Life Times Newsletter

Winter 2011
Vol. 13, No. 1

Positive parenting skills: Think before you act

Elizabeth Reinsch, PhD, LCSW, ACSW
Human Development Specialist


Have you ever reacted to your child’s behavior without taking time to discover from your child why that behavior occurred? Many times parents react to the negative behavior of a child without understanding the child’s perspective. The way the parent “sees,” defines, or describes a behavior often limits the solutions considered.

The stress associated with trying to balance work and family goes across all social and economic levels. Sometimes we get tied up with day-to-day “stuff.” At times by the end of the day, we may just be tired and make a mistake. Most parents have not participated in a “Parenting” class; we usually learn how to parent from our experience within our families or from trial and error. Positive parenting skills can be learned, but it does take time and some effort.

As an example: My mother raised seven children by herself during the Depression after my father died suddenly. She had to go to work to make ends meet. Balancing work and family wasn’t easy, but I believe she did the best she could under the circumstances.

As a child about the age of 10 or 11, I decided one day to make a flower garden by the back door of our home. I spent the entire day digging and weeding and planting some seeds I had found. I was very proud of the little garden I had created, looking forward to the flowers I hoped would grow. At the end of the day I went into the house to get a drink of water after all my hard work.

I remember standing on a chair to reach the kitchen cabinet to get the glass. While standing on the chair, my mother entered the kitchen from her work day and asked angrily, “Who dug the hole in the back yard”? In my mind I had not dug a HOLE, I had made a GARDEN. She repeated her question several times, when finally my sister pointed to me and said that I had dug the hole. My mother took it that I had lied to her, and I received a whipping for what in her mind was wrong.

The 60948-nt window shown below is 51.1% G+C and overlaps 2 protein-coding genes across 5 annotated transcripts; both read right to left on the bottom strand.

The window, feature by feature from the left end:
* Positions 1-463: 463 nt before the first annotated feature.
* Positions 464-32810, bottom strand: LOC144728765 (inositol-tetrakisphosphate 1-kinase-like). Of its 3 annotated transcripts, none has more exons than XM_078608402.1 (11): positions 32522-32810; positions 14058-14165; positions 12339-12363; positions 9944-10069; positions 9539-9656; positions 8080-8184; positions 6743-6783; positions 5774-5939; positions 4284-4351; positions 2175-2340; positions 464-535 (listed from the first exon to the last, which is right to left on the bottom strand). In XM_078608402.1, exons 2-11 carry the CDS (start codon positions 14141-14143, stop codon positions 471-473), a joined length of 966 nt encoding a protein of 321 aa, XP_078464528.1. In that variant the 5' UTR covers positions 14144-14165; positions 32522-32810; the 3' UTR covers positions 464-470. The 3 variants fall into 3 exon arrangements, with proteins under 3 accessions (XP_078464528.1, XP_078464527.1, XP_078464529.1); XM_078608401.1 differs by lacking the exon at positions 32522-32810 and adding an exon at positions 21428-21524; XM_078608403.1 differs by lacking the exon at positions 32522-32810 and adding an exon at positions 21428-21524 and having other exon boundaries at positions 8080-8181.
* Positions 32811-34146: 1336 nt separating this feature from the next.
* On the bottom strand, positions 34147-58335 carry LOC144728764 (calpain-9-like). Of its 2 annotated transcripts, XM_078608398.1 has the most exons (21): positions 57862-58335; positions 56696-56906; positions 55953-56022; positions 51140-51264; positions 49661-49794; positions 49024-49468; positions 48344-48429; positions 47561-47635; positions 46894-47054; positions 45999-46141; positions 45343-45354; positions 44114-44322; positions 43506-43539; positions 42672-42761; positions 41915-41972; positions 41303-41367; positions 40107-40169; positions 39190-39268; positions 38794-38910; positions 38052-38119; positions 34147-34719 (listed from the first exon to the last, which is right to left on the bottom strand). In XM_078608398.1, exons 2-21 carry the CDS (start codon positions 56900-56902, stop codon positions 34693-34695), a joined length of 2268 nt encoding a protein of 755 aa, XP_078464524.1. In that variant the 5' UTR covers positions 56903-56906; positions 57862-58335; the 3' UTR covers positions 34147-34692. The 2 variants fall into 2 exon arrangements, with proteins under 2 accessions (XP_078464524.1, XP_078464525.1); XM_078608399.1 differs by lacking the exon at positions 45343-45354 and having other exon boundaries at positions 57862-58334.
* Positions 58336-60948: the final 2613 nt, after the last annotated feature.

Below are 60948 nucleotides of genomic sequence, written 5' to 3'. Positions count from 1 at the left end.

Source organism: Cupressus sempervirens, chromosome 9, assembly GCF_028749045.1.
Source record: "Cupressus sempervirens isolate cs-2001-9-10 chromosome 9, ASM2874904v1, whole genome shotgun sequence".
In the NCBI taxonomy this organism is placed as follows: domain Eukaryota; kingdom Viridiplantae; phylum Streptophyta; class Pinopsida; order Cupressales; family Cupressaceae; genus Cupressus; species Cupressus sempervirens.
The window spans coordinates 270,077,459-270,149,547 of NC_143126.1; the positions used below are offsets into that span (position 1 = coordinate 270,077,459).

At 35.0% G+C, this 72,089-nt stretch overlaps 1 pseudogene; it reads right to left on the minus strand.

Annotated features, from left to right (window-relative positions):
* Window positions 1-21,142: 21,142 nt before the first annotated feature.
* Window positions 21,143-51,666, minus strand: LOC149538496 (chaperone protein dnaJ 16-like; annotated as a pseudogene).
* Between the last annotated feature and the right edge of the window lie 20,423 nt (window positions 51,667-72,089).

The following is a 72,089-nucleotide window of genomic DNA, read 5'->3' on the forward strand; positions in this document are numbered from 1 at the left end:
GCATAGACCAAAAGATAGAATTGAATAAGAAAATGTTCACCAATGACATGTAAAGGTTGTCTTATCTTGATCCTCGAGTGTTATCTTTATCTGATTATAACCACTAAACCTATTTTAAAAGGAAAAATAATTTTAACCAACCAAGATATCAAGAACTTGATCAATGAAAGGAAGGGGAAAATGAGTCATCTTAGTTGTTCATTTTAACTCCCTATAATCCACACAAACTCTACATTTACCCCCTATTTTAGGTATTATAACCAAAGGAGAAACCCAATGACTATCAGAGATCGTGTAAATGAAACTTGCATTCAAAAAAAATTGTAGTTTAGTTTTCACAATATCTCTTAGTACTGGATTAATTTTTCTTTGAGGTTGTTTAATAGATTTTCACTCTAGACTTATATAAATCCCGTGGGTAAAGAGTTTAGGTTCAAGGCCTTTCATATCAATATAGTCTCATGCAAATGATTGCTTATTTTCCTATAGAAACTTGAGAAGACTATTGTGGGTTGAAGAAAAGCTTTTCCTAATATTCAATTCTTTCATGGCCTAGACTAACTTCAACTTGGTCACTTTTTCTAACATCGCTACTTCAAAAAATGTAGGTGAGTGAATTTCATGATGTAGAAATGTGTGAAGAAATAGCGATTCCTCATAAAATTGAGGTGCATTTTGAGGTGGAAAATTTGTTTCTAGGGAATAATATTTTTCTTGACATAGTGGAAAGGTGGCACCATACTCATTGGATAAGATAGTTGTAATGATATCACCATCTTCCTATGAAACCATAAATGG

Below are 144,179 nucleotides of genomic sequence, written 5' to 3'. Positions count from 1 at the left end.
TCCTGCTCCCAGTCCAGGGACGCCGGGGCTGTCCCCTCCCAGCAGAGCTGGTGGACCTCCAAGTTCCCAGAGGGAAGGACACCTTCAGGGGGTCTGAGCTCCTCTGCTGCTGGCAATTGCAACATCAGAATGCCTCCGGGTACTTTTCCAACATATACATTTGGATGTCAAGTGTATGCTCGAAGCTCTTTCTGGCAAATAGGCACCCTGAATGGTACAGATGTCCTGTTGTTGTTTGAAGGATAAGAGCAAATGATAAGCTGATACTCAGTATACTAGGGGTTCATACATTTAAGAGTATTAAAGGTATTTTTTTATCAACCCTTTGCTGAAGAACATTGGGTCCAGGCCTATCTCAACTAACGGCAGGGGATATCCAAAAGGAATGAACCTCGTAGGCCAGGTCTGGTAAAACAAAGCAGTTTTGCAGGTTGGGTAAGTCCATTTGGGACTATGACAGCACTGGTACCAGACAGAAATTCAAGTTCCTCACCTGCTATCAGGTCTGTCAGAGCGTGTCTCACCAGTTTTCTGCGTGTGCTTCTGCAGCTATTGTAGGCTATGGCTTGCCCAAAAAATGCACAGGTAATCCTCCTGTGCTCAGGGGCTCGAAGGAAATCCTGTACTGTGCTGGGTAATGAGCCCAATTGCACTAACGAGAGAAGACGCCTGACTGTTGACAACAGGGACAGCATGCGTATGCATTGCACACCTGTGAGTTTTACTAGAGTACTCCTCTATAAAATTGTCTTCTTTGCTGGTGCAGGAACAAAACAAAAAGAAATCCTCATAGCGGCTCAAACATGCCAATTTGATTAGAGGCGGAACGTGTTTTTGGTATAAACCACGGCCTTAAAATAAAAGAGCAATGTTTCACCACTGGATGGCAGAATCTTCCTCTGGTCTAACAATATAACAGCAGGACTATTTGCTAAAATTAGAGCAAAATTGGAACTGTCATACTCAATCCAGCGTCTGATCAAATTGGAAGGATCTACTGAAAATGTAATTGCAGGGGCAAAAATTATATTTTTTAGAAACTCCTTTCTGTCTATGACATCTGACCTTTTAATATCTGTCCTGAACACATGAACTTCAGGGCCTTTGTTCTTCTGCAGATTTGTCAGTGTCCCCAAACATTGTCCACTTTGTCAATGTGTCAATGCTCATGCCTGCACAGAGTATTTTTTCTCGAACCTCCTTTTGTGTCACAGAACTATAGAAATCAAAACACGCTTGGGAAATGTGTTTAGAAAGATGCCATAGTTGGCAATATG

I share this event as I present Parenting Education classes and relate it to the concept of perception. My mother and I were on different paths. Many times parents are too busy to take the time to look beyond the behavior, yet if the time was spent, different solutions and responses may evolve.

Following are some adapted positive parenting tips from a University of Minnesota Extension parenting guide that can help you help your child learn how to behave better in the future.

1.   Think before you react. Remember self-esteem is fragile.

2.   Listen to what your child says.  Do not lecture.

3.   Make a habit to apologize when you make a mistake. Your children will pick up that habit.

4.   Pick your battles. Big deal or small deal? What is really important?

5.   Avoid power struggles. Choose the power to be a positive influence with your child.

6.   Use mistakes to teach. Share mistakes you’ve made and how you learned from them.

7.   Try to understand your child’s perspective. Their point of view may be different from yours.

8.   Time is precious. Spend time getting to know your children and letting them know you.

9.   Celebrate! When your children do something right, let them know how proud you are of them.

10.  Love your child. Think positively and expect the best from him/her.

Resource:  Pitzer, R. L. (2003). A Parent’s Guide to Teens:  The Growing Season. University of Minnesota Extension. Available at



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University of Missouri Extension Editor: Roxanne T. Miller